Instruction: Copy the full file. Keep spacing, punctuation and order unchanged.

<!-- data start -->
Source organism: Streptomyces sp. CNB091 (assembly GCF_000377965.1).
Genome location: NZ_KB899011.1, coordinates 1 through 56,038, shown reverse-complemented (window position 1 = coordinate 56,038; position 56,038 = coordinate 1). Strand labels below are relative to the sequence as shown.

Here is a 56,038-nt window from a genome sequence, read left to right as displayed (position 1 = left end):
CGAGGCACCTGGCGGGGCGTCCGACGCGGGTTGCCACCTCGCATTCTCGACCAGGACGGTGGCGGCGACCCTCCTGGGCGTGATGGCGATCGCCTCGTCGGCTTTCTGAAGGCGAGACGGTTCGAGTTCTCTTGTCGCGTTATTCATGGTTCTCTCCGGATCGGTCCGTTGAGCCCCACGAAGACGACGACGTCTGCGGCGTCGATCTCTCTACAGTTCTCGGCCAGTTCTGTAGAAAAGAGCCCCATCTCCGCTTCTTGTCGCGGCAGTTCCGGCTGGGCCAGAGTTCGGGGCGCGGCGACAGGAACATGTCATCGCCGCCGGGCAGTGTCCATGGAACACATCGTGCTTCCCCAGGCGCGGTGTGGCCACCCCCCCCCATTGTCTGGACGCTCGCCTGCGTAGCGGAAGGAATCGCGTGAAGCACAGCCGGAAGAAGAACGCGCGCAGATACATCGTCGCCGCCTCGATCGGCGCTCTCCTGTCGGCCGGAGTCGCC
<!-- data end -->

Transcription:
Source organism: Streptomyces sp. CNB091 (assembly GCF_000377965.1).
Genome location: NZ_KB899011.1, coordinates 1 through 56,038, shown reverse-complemented (window position 1 = coordinate 56,038; position 56,038 = coordinate 1). Strand labels below are relative to the sequence as shown.

Here is a 56,038-nt window from a genome sequence, read left to right as displayed (position 1 = left end):
CGAGGCACCTGGCGGGGCGTCCGACGCGGGTTGCCACCTCGCATTCTCGACCAGGACGGTGGCGGCGACCCTCCTGGGCGTGATGGCGATCGCCTCGTCGGCTTTCTGAAGGCGAGACGGTTCGAGTTCTCTTGTCGCGTTATTCATGGTTCTCTCCGGATCGGTCCGTTGAGCCCCACGAAGACGACGACGTCTGCGGCGTCGATCTCTCTACAGTTCTCGGCCAGTTCTGTAGAAAAGAGCCCCATCTCCGCTTCTTGTCGCGGCAGTTCCGGCTGGGCCAGAGTTCGGGGCGCGGCGACAGGAACATGTCATCGCCGCCGGGCAGTGTCCATGGAACACATCGTGCTTCCCCAGGCGCGGTGTGGCCACCCCCCCCCATTGTCTGGACGCTCGCCTGCGTAGCGGAAGGAATCGCGTGAAGCACAGCCGGAAGAAGAACGCGCGCAGATACATCGTCGCCGCCTCGATCGGCGCTCTCCTGTCGGCCGGAGTCGCC